The Global Financial Crisis and Easing of Monetary and Fiscal Policies in Kenya: Has the Economy Achieved Internal and External Balance?

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THE GLOBAL FINANCIAL CRISIS AND EASING OF MONETARY AND FISCAL POLICIES IN KENYA: HAS THE ECONOMY ACHIEVED INTERNAL AND EXTERNAL BALANCE?

CEC 702: Macroeconomics I
Assignment One

Submitted by: Peter Kitonyo
Registration No.: X80/81901/09
To: Dr. Rose Ngugi

29th January 2010
THE GLOBAL FINANCIAL CRISIS AND EASING OF MONETARY AND FISCAL POLICIES IN KENYA: HAS THE ECONOMY ACHIEVED THE INTERNAL AND EXTERNAL BALANCE?

Introduction
The global financial crisis continues to cause a considerable slowdown in most countries. Governments around the world are trying to contain the crisis, but many suggest the worst is not yet over. Stock markets went down by more than 40%. Investment banks have collapsed, rescue packages are drawn up involving more than a trillion US dollars, and interest rates have been cut around the world in what looks like a coordinated response. Leading indicators of global economic activity, such as shipping rates, are declining at alarming rates.

Rise in uncertainty in global financial markets has shaken the confidence in the financial system, exerting pressure on the tightening of financial conditions in most economies. Both of these factors are reflected in reduced consumption, exports and investments, leading to economic activity slow down and exerting pressure on fiscal indicators of budget revenues and budget deficit. On the other hand, the reduction of foreign currency inflows is accompanied by deterioration of the balance of payments indicators and the arising of depreciating pressures on exchange rate, underscoring the role of the current account stability on macroeconomic and financial balances at home and the need for taking precautions to guarantee it. In short, the financial crisis caused imbalances in both the internal and external balances of the economic systems of the world, Kenya included.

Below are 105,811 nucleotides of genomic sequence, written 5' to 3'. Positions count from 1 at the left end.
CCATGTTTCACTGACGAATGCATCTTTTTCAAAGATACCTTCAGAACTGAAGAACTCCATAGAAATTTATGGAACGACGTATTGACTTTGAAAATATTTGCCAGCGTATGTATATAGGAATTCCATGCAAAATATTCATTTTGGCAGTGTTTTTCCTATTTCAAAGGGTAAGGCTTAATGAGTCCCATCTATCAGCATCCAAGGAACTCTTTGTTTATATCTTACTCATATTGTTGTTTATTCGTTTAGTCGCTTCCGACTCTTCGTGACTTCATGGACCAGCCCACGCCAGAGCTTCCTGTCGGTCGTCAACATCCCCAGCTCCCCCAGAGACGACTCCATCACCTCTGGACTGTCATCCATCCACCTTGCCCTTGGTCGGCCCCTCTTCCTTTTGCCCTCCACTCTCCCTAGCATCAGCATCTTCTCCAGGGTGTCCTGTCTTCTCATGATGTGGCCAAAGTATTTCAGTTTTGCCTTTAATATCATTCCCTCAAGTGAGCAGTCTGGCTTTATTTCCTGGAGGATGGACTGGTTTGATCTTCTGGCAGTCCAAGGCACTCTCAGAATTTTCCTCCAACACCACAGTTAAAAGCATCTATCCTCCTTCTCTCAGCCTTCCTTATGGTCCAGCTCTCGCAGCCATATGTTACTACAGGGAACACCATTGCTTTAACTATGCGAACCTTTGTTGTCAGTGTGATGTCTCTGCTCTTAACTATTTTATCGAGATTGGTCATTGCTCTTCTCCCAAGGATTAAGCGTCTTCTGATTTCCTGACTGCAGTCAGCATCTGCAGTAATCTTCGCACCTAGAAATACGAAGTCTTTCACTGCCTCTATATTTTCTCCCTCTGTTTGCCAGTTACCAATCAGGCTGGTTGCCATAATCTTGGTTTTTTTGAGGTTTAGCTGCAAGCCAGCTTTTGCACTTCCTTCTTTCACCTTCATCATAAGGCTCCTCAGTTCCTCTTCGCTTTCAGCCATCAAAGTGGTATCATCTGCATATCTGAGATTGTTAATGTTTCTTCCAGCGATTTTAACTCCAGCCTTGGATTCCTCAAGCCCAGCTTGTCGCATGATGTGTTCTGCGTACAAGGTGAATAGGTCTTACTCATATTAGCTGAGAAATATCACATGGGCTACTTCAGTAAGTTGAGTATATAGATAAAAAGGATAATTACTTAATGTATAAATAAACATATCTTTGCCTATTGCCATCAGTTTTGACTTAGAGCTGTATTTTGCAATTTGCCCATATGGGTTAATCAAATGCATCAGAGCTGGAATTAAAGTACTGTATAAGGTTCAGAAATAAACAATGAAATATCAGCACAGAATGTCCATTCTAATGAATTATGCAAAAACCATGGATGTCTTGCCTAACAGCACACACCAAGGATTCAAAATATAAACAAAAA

Consequently, most developed economies, USA, Euro-zone, United Kingdom, Japan as well as Kenya, eased their monetary and fiscal policies in order to hamper the economic downturn and improve the financial and capital markets situation. Kenya too, followed easing monetary and fiscal policies to deal with the impact of the crisis.

To understand the extent to which Kenya has achieved internal and external balances using the Monetary and Fiscal policies to deal with the effects of the financial crisis, this paper will examine the impact of the financial crisis on developing countries, theoretical framework for macroeconomic stabilisation, monetary and fiscal policy actions and outcomes in Kenya before drawing conclusions. The paper will however not address the causes of the global financial crisis.

Impact of the financial crisis on developing countries
The relationship between OECD GDP and Africa’s GDP has weakened as a result of the emergence of countries such as China, as well as structural changes in African economies. According to the IMF World Economic Outlook report in April 2008, a decline in world growth of one percentage point would lead to a 0.5 percentage point drop in Africa’s GDP, so the effects of global turmoil on Africa (via trade, FDI, aid) would be quite high. The correlation between African GDP and World GDP since 1980 is 0.5, but between 2000 and 2007, it was only 0.2. As there have been significant structural changes as well as the rise of China, African growth has temporarily decoupled from OECD GDP. Many developing and especially small and African countries are, therefore, in bad position to face yet another crisis. The terms of trade shock tend to be highest in small importing countries such as Fiji, Dominica, and Swaziland. However, African countries such as Kenya, Malawi, Tanzania are projected to have faced terms of trade shocks greater than 5% of GDP (World Bank paper for the October 2008 Commonwealth Finance Ministers meeting)

The current financial crisis was expected to affect developing countries in two possible ways; first there could be...
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